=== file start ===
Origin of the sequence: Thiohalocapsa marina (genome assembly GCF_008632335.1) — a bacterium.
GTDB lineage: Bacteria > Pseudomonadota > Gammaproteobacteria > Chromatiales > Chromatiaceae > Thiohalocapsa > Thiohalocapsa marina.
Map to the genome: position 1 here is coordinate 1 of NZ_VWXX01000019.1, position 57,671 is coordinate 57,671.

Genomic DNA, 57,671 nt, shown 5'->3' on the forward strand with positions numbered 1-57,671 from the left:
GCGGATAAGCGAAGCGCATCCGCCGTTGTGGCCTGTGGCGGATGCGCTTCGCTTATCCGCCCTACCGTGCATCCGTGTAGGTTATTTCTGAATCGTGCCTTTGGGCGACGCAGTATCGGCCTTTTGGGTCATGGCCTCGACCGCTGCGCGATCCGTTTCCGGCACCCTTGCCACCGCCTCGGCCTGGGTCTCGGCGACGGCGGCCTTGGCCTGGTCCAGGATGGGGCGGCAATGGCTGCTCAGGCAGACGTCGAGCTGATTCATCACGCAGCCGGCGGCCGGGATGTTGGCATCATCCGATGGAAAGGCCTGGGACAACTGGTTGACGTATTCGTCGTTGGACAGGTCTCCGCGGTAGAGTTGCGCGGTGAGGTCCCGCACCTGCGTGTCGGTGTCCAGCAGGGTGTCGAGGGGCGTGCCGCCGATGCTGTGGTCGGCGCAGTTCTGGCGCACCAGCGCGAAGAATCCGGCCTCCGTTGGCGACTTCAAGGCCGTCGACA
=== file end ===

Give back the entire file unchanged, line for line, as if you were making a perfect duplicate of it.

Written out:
Origin of the sequence: Thiohalocapsa marina (genome assembly GCF_008632335.1) — a bacterium.
GTDB lineage: Bacteria > Pseudomonadota > Gammaproteobacteria > Chromatiales > Chromatiaceae > Thiohalocapsa > Thiohalocapsa marina.
Map to the genome: position 1 here is coordinate 1 of NZ_VWXX01000019.1, position 57,671 is coordinate 57,671.

Genomic DNA, 57,671 nt, shown 5'->3' on the forward strand with positions numbered 1-57,671 from the left:
GCGGATAAGCGAAGCGCATCCGCCGTTGTGGCCTGTGGCGGATGCGCTTCGCTTATCCGCCCTACCGTGCATCCGTGTAGGTTATTTCTGAATCGTGCCTTTGGGCGACGCAGTATCGGCCTTTTGGGTCATGGCCTCGACCGCTGCGCGATCCGTTTCCGGCACCCTTGCCACCGCCTCGGCCTGGGTCTCGGCGACGGCGGCCTTGGCCTGGTCCAGGATGGGGCGGCAATGGCTGCTCAGGCAGACGTCGAGCTGATTCATCACGCAGCCGGCGGCCGGGATGTTGGCATCATCCGATGGAAAGGCCTGGGACAACTGGTTGACGTATTCGTCGTTGGACAGGTCTCCGCGGTAGAGTTGCGCGGTGAGGTCCCGCACCTGCGTGTCGGTGTCCAGCAGGGTGTCGAGGGGCGTGCCGCCGATGCTGTGGTCGGCGCAGTTCTGGCGCACCAGCGCGAAGAATCCGGCCTCCGTTGGCGACTTCAAGGCCGTCGACA